The hate has even extended to Hailey, Idaho, the town where Bergdahl grew up. According to NBC News, town officials there "have been deluged with angry calls from people who think that Bergdahl is an Army deserter or traitor who doesn't deserve a hero's welcome."
Jane Drussel, president of the local Chamber of Commerce, said people are saying, "how dare we as a community support someone who in their mind they’re thinking of as a 'deserter,' a traitor. That they had plans to come here on their vacation, they’re no longer coming, they’re canceling their reservations."
"I just find that shocking," she said. "You know, we’re Americans, and we need to act like Americans, and to me that’s un-American. Let things play out, and if there needs to be action taken, I’m sure it will be taken. But that’s not the city of Hailey’s responsibility."
The town of 8,000 has also canceled its "Welcome Home, Bowe" celebration due to security concerns.
Labrador acknowledged that there are still questions about Bergdahl's initial disappearance -- whether he's a deserter, as some have said, or whether he was mentally imbalanced. He said that while those questions will need to be answered, now is not the time.
"I'm delighted he's coming home. I'm so happy for his family," he said. "I was able to talk to his parents on Sunday and they are very excited. But there are a lot of questions. And I think those questions are going to need to be answered, but now is not the time for those questions. I think now is the time for us all to share in the joy of the family, of the city of Hailey and the state. I think we need to leave those questions aside for a couple of weeks."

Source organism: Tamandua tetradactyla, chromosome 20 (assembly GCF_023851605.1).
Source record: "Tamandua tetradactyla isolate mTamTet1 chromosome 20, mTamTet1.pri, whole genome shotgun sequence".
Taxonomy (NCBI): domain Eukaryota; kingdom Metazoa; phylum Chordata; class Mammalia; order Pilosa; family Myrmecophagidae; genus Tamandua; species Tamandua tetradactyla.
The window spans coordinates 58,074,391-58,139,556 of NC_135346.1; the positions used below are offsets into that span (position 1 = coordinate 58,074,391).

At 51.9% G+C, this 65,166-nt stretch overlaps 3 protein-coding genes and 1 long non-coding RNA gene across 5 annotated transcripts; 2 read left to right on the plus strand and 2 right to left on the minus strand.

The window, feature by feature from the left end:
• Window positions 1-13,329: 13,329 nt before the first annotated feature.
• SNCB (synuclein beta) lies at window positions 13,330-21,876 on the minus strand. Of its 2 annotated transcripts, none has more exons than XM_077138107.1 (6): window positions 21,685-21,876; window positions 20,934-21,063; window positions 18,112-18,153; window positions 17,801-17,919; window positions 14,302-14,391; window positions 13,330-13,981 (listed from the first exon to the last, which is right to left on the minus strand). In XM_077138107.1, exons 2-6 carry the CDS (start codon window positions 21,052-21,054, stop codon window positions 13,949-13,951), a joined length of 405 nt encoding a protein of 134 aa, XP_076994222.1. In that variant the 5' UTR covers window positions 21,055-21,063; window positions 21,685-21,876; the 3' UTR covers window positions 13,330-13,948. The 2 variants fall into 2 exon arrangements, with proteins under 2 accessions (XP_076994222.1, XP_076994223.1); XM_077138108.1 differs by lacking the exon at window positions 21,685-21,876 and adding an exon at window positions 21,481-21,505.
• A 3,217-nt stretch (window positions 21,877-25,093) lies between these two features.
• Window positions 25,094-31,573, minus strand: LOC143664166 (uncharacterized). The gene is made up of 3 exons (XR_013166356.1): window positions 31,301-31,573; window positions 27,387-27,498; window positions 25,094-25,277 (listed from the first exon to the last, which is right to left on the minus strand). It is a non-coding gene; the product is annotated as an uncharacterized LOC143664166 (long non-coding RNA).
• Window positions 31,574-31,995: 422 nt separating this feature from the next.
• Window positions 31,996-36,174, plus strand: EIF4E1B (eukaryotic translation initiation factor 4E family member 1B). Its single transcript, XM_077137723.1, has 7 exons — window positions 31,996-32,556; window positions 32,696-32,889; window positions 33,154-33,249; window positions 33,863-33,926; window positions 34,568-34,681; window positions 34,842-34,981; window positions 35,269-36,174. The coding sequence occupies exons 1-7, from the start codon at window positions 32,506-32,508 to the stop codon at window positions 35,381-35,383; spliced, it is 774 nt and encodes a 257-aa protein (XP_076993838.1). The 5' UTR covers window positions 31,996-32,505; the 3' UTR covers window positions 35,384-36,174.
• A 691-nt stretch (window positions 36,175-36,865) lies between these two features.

He also said he was disappointed that Obama did not tell Congress about the release of the detainees 30 days in advance, as required by law -- a point that both Democratic and Republican members of Congress have expressed concern about.
In a closed-door briefing with senators Wednesday, the Obama administration reportedly stressed the urgency of the situation and the concern about possible leaks.
"They had intelligence that, had even the fact of these discussions leaked out, there was a reasonable chance Bowe Bergdahl would have been killed," Sen. Angus King (I-Maine) told CNN Thursday. "And that was one of the pieces of information that we learned yesterday that gave it some credence in terms of why it had to be kept quiet so long."
Sen. Lindsey Graham (R-S.C.), however, has warned that Republicans may push for Obama's impeachment if he releases more prisoners from Guantanamo without congressional approval.
The reaction of Idaho politicians has been significantly more measured.
“There are still too many unknowns for me to weigh in on the specifics of how this prisoner exchange occurred," Gov. Butch Otter (R) said in a statement. "I'm not going to speculate on anything beyond what I know -- and what I know is that after almost five years, a young man from Idaho no longer is in enemy hands. There are processes in place within the military and in Congress for whatever happens next. Those processes need to run their course."
Sen. James Risch (R) also declined to criticize the Obama administration during a recent interview with the Idaho Statesman, saying it was not the right time for such comments.
"There will be time to delve into those matters," he said.